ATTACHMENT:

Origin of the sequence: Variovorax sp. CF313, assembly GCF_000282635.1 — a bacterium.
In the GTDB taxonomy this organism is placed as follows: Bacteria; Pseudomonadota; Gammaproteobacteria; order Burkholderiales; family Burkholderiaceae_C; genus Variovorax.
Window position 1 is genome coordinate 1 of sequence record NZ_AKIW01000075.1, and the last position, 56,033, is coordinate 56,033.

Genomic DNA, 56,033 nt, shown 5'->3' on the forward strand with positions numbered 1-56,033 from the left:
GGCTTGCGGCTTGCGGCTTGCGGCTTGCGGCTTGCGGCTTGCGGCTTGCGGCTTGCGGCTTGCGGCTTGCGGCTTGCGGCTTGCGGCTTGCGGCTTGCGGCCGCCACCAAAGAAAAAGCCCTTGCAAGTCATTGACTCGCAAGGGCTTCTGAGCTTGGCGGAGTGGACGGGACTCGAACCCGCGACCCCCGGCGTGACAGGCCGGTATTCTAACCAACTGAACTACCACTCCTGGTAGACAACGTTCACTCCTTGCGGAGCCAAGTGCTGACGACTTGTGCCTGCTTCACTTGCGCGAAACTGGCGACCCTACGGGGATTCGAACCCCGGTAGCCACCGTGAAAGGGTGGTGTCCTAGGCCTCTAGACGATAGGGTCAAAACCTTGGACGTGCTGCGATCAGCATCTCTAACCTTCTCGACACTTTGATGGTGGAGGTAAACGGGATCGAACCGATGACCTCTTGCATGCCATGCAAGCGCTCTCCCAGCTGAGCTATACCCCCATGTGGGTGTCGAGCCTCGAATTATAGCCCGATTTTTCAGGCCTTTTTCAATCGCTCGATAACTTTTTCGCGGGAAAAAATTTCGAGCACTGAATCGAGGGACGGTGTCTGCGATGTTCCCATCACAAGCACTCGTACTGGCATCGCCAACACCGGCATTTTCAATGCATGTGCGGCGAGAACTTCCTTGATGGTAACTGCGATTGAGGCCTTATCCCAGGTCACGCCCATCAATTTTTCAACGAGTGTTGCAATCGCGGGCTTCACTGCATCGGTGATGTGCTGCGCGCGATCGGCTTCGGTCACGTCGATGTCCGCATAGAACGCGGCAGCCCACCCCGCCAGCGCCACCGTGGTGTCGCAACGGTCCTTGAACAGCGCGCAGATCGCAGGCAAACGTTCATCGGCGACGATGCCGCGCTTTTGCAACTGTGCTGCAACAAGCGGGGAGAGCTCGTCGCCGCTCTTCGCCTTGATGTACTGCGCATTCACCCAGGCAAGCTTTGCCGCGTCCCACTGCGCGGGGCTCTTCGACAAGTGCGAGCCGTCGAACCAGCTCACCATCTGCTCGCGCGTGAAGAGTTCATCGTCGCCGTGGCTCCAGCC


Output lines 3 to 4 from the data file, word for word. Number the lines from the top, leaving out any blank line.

Window position 1 is genome coordinate 1 of sequence record NZ_AKIW01000075.1, and the last position, 56,033, is coordinate 56,033.

Genomic DNA, 56,033 nt, shown 5'->3' on the forward strand with positions numbered 1-56,033 from the left: